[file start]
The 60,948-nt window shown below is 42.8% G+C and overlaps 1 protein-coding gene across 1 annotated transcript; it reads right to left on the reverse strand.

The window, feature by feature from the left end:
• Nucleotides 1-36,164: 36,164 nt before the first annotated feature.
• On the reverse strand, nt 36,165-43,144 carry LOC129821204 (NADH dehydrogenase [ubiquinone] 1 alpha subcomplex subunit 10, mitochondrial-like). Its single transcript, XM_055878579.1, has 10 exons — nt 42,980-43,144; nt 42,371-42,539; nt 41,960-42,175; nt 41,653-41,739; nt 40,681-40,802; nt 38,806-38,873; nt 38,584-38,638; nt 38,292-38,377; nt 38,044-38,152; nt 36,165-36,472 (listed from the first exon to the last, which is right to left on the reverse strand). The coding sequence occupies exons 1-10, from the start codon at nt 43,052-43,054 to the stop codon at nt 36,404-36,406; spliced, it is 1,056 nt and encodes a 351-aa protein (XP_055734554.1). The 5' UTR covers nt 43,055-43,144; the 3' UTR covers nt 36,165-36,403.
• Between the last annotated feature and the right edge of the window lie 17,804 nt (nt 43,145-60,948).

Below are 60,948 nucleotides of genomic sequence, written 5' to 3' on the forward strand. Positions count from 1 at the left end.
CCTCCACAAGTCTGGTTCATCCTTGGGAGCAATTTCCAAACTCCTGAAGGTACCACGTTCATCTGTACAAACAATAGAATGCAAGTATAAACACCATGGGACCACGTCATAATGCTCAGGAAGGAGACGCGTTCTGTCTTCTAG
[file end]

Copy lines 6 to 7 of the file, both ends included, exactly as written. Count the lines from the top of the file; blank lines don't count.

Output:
Below are 60,948 nucleotides of genomic sequence, written 5' to 3' on the forward strand. Positions count from 1 at the left end.
CCTCCACAAGTCTGGTTCATCCTTGGGAGCAATTTCCAAACTCCTGAAGGTACCACGTTCATCTGTACAAACAATAGAATGCAAGTATAAACACCATGGGACCACGTCATAATGCTCAGGAAGGAGACGCGTTCTGTCTTCTAG